Finite-element simulations of interfacial flows with moving contact lines
MetadataShow full item record
In this work, we develop an interface-preserving level-set method in the finite-element framework for interfacial flows with moving contact lines. In our method, the contact line is advected naturally by the flow field. Contact angle hysteresis can be easily implemented without explicit calculation of the contact angle or the contact line velocity, and meshindependent results can be obtained following a simple computational strategy. We have implemented the method in three dimensions and provide numerical studies that compare well with analytical solutions to verify our algorithm. We first develop a high-order numerical method for interface-preserving level-set reinitialization. Within the interface cells, the gradient of the level set function is determined by a weighted local projection scheme and the missing additive constant is determined such that the position of the zero level set is preserved. For the non-interface cells, we compute the gradient of the level set function by solving a Hamilton-Jacobi equation as a conservation law system using the discontinuous Galerkin method. This follows the work by Hu and Shu [SIAM J. Sci. Comput. 21 (1999) 660-690]. The missing constant for these cells is recovered using the continuity of the level set function while taking into account the characteristics. To treat highly distorted initial conditions, we develop a hybrid numerical flux that combines the Lax-Friedrichs flux and a penalty flux. Our method is accurate for non-trivial test cases and handles singularities away from the interface very well. When derivative singularities are present on the interface, a second-derivative limiter is designed to suppress the oscillations. At least (N + 1)th order accuracy in the interface cells and Nth order accuracy in the whole domain are observed for smooth solutions when Nth degree polynomials are used. Two dimensional test cases are presented to demonstrate superior properties such as accuracy, long-term stability, interface-preserving capability, and easy treatment of contact lines. We then develop a level-set method in the finite-element framework. The contact line singularity is removed by the slip boundary condition proposed by Ren and E [Phys. Fluids, vol. 19, p. 022101, 2007], which has two friction coefficients: βN that controls the slip between the bulk fluids and the solid wall and βCL that controls the deviation of the microscopic dynamic contact angle from the static one. The predicted contact line dynamics from our method matches the Cox theory very well. We further find that the same slip length in the Cox theory can be reproduced by different combinations of (βN; βCL). This combination leads to a computational strategy for mesh-independent results that can match the experiments. There is no need to impose the contact angle condition geometrically, and the dynamic contact angle automatically emerges as part of the numerical solution. With a little modification, our method can also be used to compute contact angle hysteresis, where the tendency of contact line motion is readily available from the level-set function. Different test cases, including code validation and mesh-convergence study, are provided to demonstrate the efficiency and capability of our method. Lastly, we extend our method to three-dimensional simulations, where an extension equation is solved on the wall boundary to obtain the boundary condition for level-set reinitializaiton with contact lines. Reinitialization of ellipsoidal interfaces is presented to show the accuracy and stability of our method. In addition, simulations of a drop on an inclined wall are presented that are in agreement with theoretical results.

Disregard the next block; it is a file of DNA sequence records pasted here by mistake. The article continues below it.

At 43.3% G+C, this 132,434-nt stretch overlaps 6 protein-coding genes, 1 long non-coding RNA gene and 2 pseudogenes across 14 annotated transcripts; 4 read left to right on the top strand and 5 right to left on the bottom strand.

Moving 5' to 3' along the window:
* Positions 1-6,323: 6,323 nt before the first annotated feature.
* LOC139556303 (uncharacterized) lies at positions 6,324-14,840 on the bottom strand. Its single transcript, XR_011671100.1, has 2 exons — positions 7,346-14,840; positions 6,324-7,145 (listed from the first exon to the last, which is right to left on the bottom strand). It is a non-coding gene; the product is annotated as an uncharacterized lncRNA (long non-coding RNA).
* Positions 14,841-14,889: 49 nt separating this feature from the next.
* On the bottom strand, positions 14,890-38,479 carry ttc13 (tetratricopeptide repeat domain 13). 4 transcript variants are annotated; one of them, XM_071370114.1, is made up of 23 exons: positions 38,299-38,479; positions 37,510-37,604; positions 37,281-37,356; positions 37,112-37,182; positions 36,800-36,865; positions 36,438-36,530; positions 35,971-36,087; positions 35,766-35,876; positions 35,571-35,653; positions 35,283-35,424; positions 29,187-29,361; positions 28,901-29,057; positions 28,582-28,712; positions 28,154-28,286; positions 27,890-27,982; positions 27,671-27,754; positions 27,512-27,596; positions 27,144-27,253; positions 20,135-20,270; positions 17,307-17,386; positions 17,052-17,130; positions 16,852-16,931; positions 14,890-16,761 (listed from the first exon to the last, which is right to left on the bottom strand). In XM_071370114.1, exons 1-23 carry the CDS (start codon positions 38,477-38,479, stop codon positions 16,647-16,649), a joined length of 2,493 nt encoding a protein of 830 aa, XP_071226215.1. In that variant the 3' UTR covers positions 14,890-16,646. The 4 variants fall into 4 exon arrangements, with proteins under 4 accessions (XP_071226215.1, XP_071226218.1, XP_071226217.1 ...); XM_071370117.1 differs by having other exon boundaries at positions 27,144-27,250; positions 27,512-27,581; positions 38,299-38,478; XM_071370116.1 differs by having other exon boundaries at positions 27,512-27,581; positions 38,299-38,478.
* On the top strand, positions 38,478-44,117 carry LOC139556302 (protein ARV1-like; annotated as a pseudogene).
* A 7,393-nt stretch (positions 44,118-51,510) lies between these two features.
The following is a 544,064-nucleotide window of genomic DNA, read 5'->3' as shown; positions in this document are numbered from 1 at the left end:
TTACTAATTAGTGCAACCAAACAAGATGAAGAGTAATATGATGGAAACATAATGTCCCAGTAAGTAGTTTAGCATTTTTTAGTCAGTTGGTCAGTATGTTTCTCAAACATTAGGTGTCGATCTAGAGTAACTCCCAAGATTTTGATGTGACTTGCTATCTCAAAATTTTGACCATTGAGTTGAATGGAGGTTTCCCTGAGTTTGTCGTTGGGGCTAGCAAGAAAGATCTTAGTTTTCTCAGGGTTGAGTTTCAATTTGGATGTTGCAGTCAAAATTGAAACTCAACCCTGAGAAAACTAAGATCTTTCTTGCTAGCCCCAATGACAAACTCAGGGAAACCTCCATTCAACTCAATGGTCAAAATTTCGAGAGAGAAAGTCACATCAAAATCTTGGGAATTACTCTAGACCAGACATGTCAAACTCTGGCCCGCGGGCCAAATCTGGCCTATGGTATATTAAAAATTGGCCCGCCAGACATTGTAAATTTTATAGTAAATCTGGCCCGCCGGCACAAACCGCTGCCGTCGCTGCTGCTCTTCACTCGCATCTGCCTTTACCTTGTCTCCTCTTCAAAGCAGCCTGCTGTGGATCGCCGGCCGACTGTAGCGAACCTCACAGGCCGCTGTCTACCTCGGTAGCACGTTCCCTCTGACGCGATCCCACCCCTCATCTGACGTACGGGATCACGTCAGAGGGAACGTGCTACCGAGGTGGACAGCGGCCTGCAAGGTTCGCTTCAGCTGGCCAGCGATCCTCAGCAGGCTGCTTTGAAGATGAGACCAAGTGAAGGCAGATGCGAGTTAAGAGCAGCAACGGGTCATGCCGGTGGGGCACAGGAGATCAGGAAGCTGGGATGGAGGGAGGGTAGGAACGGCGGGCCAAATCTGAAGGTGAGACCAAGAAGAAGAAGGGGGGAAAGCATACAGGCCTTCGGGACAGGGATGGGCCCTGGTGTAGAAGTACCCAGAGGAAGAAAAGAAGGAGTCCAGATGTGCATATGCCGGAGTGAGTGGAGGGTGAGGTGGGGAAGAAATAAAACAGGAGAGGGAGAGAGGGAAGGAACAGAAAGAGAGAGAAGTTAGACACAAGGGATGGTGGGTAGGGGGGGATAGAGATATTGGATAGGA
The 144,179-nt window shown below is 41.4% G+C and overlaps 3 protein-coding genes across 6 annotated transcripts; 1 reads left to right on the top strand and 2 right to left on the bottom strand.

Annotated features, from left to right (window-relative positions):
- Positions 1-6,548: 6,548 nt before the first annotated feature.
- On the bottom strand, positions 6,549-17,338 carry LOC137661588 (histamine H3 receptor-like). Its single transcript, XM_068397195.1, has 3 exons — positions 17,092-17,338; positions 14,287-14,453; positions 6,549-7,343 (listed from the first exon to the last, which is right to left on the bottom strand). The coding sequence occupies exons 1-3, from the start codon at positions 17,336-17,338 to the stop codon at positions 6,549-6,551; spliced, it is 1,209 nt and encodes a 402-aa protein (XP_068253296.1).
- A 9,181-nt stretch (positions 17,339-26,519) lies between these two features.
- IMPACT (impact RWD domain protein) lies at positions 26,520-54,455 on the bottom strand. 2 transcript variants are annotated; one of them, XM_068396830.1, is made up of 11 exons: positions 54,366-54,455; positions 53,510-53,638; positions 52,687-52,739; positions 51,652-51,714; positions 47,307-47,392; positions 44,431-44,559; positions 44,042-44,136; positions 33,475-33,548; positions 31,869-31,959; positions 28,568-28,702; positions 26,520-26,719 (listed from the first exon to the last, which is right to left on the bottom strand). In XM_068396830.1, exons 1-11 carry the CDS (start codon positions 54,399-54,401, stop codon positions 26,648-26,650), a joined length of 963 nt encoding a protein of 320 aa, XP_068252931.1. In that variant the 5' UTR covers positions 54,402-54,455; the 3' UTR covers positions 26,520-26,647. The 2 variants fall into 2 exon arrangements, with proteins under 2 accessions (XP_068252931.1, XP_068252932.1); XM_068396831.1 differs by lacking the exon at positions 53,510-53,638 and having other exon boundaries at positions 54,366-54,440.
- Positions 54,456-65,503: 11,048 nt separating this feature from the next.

General Audience Abstract
When a liquid droplet is sliding along a solid surface, a moving contact line is formed at the intersection of the three phases: liquid, air and solid. This work develops a numerical method to study problems with moving contact lines. The partial differential equations describing the problem are solved by finite element methods. Our numerical method is validated against experiments and theories. Furthermore, we have implemented our method in three-dimensional problems.
- Doctoral Dissertations